All listings for this product
Best-selling in Non-Fiction Books
Save on Non-Fiction Books
- AU $29.99Trending at AU $43.47
- AU $43.22Trending at AU $49.00
- AU $30.57Trending at AU $33.80
- AU $19.47Trending at AU $25.92
- AU $11.97Trending at AU $20.31
- AU $24.18Trending at AU $34.95
- AU $43.28Trending at AU $48.25
About this product
- DescriptionRare Earth and Transition Metal Doping of Semiconductor Material explores traditional semiconductor devices that are based on control of the electron's electric charge. This book looks at the semiconductor materials used for spintronics applications, in particular focusing on wide band-gap semiconductors doped with transition metals and rare earths. These materials are of particular commercial interest because their spin can be controlled at room temperature, a clear opposition to the most previous research on Gallium Arsenide, which allowed for control of spins at supercold temperatures. Part One of the book explains the theory of magnetism in semiconductors, while Part Two covers the growth of semiconductors for spintronics. Finally, Part Three looks at the characterization and properties of semiconductors for spintronics, with Part Four exploring the devices and the future direction of spintronics.
- Author BiographyProf Dierolf came to Lehigh in 2000 with a Ph.D in Physics from the University of Utah, and a Habilitation from the University of Paderborn, Germany, He is the current Chair of the Physics Department and holds a Joint appointment with the Materials Science Department. In 2008, he was a Visiting Mercator Professor at the University of Bonn. He is on the International Committees of both the International and the European Conference on Defect in Insulating Materials (ICDIM, EuroDIM). He has served as a Principal Editor for the Journal of Materials Research and has been Guest Editor for Optical Materials. His research is focused on the optical spectroscopy and microscopy of insulating and semiconducting materials. His group exploits the wealth of information that can be obtained by combining high spatial resolution (down to 50nm) of a near field optical microscope or a SEM instrument with the structural and atomic scale information contained in excitation-emission data, cathodoluminescence and Raman spectra. Ferguson holds a Ph.D. in compound semiconductors from University of St. Andrews in Scotland (1989). He also holds a master of science in optoelectronics and laser devices from St. Andrews (1986) and a bachelor of science degree in physics from Heriot-Watt University in Scotland (1984). Prior to joining UNC Charlotte, Ferguson was a professor of electrical engineering at Georgia Institute of Technology from 2001 to 2009. While at Georgia Tech, he also served as director of the Focused Research Program on Next-Generation Lighting and held a faculty appointment in the School of Materials Science and Engineering from 2004 through 2009. Dr. Zavada received a BA degree in physics from Catholic University and MS and PhD degrees, also in physics, from New York University. He has held previous academic appointments at North Carolina State University and the Imperial College of Science and Technology in London. He is a Fellow of the Optical Society of America and a recipient of the Army's Meritorious Civilian Service Award.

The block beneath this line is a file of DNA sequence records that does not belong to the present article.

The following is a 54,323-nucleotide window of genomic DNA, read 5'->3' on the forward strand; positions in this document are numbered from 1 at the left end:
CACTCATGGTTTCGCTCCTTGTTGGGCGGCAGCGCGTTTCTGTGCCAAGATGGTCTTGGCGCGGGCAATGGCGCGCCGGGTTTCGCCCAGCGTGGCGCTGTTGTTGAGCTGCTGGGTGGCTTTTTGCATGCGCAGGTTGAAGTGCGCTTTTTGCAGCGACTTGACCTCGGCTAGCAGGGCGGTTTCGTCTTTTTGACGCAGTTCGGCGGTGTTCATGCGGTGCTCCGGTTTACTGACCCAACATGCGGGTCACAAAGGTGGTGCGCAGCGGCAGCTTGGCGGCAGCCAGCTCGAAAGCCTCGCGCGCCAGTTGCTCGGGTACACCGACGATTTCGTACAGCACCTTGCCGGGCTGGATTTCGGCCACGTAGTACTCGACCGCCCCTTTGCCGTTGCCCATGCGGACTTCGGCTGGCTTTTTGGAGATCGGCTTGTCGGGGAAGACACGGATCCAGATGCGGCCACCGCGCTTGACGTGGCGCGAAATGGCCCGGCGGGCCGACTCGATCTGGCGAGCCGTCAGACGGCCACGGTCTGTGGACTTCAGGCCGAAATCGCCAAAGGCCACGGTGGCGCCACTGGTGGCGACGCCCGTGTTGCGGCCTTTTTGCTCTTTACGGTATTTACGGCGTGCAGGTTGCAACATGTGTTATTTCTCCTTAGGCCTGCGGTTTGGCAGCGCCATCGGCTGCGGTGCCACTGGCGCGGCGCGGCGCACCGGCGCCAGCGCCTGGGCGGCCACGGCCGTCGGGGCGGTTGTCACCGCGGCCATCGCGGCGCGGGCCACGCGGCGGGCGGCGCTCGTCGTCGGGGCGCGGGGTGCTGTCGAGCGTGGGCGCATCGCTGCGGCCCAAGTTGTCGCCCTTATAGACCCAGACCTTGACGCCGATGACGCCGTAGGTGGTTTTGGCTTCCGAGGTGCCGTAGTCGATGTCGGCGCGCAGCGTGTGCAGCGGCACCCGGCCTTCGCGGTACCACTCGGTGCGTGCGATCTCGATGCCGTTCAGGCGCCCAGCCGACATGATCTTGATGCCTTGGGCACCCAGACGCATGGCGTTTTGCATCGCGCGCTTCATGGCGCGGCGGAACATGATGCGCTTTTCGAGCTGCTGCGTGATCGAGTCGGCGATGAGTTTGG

- PublisherElsevier Science & Technology
- Date of Publication17/02/2016
- SubjectMechanical Engineering
- Series TitleWoodhead Publishing Series in Electronic and Optical Materials
- Place of PublicationCambridge
- Country of PublicationUnited Kingdom
- ImprintWoodhead Publishing Ltd
- Weight860 g
- Width152 mm
- Height229 mm
- Edited byIan Ferguson,John Zavada,Volkmar Dierolf
This item doesn't belong on this page.
Thanks, we'll look into this.